News / Asia

    US Report: China Hacked Into Key US Defense Contractors Site

    FILE - Senate Armed Services Committee Chairman Sen. Carl Levin, D-Mich. speaks with reporters on Capitol Hill.
    FILE - Senate Armed Services Committee Chairman Sen. Carl Levin, D-Mich. speaks with reporters on Capitol Hill.
    Victor Beattie

    The U.S. Senate Armed Services Committee said a yearlong investigation found hackers associated with the Chinese government successfully penetrated the computer systems of the U.S. Transportation Command (TRANSCOM) at least 20 times. 

    The allegations made public Wednesday come just four months after five Chinese military hackers were indicted for the theft of corporate secrets.

    The 52-page Senate report covers a one-year period from June 1, 2012, to May 30, 2013, and found about 50 intrusions into civilian contractors of TRANSCOM, which is responsible for moving U.S. troops and military equipment around the world. 

    At least 20 of those intrusions were deemed successful and considered an "advanced persistent threat (APT)," or sophisticated enough to be associated with foreign governments.

    'Aggressive actions'

    Committee chairman Senator Carl Levin of Michigan said these intrusions "are more evidence of China’s aggressive actions in cyberspace." 

    Levin said the findings "are a warning that we must do more to protect strategically significant systems from attack."

    The report found that an intrusion into a TRANSCOM contractor between 2008 and 2010 compromised e-mail, documents, user passwords and computer codes.

    A 2010 intrusion resulted in stolen documents, flight details, credentials and passwords for encrypted e-mail.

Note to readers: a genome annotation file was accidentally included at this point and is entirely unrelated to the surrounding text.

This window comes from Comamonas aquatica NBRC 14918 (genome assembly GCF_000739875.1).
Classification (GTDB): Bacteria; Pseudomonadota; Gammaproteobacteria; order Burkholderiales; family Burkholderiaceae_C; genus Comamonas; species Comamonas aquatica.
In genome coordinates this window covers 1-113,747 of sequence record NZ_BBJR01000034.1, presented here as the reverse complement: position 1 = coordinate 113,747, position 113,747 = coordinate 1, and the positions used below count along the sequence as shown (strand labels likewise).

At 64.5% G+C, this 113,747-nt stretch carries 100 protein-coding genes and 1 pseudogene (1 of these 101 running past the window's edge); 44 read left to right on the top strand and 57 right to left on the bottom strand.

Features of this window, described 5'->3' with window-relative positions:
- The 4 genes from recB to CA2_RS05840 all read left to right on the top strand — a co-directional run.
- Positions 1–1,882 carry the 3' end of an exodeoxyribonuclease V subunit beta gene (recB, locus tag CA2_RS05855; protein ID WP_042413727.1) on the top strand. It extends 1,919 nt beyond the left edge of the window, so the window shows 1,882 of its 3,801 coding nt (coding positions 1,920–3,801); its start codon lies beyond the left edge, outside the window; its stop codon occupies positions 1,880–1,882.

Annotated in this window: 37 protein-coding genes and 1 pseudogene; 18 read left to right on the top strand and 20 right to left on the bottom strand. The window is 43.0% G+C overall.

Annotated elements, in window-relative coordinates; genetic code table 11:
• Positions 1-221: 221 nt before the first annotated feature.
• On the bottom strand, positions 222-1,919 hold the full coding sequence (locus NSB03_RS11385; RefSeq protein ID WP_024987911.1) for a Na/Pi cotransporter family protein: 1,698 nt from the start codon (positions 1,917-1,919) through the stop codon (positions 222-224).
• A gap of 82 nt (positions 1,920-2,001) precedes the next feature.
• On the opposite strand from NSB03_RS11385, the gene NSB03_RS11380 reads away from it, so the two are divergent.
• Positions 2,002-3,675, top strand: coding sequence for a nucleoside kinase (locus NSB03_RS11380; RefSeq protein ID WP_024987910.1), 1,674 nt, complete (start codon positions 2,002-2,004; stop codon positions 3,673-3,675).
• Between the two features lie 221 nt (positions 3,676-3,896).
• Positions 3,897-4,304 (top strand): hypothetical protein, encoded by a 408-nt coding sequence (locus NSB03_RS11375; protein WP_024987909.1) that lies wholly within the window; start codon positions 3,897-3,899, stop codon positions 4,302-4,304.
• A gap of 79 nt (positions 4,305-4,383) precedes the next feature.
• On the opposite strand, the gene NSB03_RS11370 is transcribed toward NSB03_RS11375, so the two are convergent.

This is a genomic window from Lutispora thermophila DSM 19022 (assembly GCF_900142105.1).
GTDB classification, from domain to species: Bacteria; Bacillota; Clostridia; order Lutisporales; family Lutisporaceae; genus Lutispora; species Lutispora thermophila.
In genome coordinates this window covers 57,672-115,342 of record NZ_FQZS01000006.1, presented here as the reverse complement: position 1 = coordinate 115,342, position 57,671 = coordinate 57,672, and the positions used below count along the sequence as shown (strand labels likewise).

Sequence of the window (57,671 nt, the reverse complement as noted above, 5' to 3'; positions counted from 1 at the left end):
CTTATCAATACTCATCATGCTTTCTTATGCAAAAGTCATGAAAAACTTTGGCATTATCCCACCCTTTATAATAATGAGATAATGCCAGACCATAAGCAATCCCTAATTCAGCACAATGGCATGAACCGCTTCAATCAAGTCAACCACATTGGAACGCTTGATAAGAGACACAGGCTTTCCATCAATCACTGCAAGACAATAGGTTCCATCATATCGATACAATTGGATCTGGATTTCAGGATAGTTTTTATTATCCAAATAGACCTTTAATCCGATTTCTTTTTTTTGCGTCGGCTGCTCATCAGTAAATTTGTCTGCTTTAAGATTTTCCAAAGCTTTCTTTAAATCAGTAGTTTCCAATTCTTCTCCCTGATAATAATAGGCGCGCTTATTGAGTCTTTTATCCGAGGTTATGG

And a 2012 intrusion centered on a commercial ship contracted by TRANSCOM. 

    All were said to have been carried out by the Chinese military.

    Carl Baker of the Hawaii-based Pacific Forum think tank said China has an interest in the logistical prowess of the U.S. military.

    "What they’re interested in is to see how the United States does global logistics because that’s an interesting topic for someone who sees themselves as becoming the next great superpower,” Baker said. “They see that they have an interest in being able to coordinate global logistics like the United States military does. And so, I think that’s indicative of what I think we’re seeing from the Chinese that they see themselves as sort of the heir apparent to the global power that the United States is today."

    Military/civil fusion

    RAND Corporation China analyst Scott Harold said the Chinese have been investing heavily in what they call military/civil fusion, or civil/military integration - “trying to find ways to improve the PLA’s (People’s Liberation Army) capabilities by leveraging other abilities that are resident in the Chinese civilian economy."